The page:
Welcome to CBE’s Library

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Even in egalitarian settings, women can face challenges when answering their call to ministry. This article offers four encouragements to women who are beginning their journey into the pastorate. 

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To read Priscilla’s story through a lens of male-only leadership diminished her calling and also Paul’s. It also obstructs, demeans, and even abuses God’s welcome to women leaders and their male allies then and now!

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Christians can assume egalitarian interpretations of Paul are a modern phenomenon, but evidence suggests that is incorrect. Meet one Christian group who ordained women for 200 years after Paul because of Gal. 3:28.

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As a woman who has come more fully into her leadership gifts as she’s aged, her story offers both inspiration to other leaders and a challenge to the church to fully incorporate the gifts of women at all ages.

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Drawing from many wise counselors, traditions, and genres (including poetry), Haley Barton opens new and powerful options in attending to and hearing from God.

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Female pastors are facing unique challenges during the COVID-19 pandemic. “Wonder Woman Syndrome” leaves women feeling like they have to do everything perfectly. Here are some tips to help you cope.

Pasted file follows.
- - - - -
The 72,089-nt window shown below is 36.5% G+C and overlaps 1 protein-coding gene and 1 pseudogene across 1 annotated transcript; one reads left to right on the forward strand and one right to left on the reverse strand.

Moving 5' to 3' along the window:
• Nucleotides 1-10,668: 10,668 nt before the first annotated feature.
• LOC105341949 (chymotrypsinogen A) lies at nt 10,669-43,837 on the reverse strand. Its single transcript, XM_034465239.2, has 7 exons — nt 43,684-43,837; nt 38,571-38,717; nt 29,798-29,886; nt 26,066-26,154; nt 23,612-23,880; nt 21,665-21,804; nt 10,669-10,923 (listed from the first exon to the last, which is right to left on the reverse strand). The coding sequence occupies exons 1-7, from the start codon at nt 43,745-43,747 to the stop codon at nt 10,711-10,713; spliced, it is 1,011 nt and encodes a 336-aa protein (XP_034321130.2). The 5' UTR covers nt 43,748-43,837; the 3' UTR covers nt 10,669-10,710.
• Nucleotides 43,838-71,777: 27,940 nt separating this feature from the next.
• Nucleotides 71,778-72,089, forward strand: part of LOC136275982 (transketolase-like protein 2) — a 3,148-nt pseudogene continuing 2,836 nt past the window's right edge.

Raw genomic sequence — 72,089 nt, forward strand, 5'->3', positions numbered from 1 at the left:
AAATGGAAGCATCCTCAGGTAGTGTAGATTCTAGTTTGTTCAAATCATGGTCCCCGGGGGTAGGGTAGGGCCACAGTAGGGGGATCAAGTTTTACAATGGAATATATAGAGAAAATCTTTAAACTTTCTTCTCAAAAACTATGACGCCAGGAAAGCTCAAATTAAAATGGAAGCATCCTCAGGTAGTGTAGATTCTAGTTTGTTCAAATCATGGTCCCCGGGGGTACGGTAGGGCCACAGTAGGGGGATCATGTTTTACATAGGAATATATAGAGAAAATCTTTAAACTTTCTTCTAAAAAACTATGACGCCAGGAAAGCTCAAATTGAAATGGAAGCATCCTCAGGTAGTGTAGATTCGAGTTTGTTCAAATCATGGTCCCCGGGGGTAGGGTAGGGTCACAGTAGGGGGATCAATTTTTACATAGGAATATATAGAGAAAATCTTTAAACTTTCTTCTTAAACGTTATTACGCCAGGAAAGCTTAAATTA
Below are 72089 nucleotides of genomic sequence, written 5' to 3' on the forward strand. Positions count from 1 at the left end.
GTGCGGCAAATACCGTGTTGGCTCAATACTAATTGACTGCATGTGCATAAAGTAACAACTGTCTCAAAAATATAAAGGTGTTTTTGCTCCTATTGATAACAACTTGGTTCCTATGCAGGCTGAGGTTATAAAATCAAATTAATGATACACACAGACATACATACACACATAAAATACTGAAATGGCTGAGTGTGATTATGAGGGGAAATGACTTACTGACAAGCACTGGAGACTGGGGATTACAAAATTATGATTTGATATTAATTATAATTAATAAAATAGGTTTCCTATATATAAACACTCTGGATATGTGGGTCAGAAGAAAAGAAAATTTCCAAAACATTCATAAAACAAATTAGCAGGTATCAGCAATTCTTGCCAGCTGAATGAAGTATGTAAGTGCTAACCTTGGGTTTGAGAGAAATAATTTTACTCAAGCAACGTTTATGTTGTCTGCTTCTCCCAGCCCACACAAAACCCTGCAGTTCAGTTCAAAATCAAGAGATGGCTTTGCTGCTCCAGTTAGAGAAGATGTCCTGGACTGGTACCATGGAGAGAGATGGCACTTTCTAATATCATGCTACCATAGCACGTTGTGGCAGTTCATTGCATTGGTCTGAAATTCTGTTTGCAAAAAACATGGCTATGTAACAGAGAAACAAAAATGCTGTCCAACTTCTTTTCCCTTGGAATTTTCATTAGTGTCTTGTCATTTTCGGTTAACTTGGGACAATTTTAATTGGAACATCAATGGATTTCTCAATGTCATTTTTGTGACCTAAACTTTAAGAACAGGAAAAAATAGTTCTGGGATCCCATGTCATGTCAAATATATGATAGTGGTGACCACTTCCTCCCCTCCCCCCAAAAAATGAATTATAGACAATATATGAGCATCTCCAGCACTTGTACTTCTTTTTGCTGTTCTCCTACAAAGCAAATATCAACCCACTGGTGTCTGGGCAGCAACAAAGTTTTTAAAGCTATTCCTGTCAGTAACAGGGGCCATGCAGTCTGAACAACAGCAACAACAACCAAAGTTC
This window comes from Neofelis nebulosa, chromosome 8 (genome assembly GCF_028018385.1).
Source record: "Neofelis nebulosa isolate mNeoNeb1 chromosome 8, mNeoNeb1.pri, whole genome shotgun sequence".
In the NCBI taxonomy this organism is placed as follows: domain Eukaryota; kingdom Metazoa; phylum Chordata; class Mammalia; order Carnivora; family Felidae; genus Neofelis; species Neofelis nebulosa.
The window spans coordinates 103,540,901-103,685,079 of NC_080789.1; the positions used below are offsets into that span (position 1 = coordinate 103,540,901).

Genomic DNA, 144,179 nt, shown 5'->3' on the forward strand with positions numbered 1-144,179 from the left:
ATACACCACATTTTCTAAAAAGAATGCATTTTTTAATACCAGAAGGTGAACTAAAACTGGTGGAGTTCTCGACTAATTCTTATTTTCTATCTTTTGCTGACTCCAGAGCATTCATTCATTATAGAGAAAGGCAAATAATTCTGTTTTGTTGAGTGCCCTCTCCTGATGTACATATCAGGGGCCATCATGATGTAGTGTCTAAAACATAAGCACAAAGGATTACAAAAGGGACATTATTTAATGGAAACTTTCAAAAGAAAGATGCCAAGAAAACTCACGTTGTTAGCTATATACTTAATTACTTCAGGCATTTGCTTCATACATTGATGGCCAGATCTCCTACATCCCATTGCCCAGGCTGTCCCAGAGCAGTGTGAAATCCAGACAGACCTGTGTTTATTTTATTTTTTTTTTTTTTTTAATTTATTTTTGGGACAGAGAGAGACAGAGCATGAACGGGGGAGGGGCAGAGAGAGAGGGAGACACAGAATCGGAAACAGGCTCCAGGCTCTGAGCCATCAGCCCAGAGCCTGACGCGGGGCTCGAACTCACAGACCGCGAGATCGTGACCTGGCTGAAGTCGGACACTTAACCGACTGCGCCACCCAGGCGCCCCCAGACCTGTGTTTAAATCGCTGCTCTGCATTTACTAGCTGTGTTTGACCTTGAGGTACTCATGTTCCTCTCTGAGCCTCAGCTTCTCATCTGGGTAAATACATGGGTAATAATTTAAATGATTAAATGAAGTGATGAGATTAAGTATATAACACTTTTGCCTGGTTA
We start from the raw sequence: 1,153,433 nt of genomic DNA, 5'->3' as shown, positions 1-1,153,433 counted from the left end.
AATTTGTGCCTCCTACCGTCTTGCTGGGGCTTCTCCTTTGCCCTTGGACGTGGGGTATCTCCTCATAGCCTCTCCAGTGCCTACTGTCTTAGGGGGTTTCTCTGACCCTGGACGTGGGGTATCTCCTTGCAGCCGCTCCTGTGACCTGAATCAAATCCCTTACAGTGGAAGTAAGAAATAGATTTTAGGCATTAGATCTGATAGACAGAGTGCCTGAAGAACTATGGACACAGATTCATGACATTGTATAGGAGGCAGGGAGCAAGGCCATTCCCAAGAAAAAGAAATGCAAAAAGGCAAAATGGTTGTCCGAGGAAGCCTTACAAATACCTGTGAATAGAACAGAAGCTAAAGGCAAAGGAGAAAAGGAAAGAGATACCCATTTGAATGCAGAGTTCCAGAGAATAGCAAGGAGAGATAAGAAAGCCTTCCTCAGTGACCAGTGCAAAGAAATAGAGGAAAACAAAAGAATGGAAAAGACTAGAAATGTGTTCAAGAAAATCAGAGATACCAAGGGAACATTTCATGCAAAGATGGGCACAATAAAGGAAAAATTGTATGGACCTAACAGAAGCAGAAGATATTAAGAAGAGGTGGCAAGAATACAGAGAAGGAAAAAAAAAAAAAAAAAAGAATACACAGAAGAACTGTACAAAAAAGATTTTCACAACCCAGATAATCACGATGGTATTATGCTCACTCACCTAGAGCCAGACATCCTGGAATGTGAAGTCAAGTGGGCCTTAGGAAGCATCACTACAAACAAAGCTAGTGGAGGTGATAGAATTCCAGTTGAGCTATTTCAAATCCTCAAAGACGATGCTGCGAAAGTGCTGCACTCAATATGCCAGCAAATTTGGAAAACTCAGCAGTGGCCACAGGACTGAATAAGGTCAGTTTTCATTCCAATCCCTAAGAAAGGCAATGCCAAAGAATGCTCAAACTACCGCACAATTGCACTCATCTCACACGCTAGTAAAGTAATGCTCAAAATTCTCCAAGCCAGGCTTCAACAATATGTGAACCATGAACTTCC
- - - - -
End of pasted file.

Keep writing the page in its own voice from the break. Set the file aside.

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There is no single calling for all women. This is a realization that cannot be taught or persuaded. A person must want to grow, and a Christian should want to learn new ideas because pursuing truth requires accepting that we can be wrong.

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Female theology students in a rural context are often online students who don’t regularly see flesh-and-blood role models: women who are leading in church, teaching a mixed congregation and fulfilling other roles.

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For the first time in modern history, God is placing women in strategic positions of influence and leadership within the church, public, corporate, charity, and voluntary sectors, in unprecedented numbers. Women are called to flourish in these arenas. However, there are significant external and internal issues that hinder women in leadership in unique ways.

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We were guinea pigs, the women that year and I. We knew—after we had applied and been accepted—that our school had just begun admitting women to the MDiv program, the denomination new to the concept of women in the pulpit.

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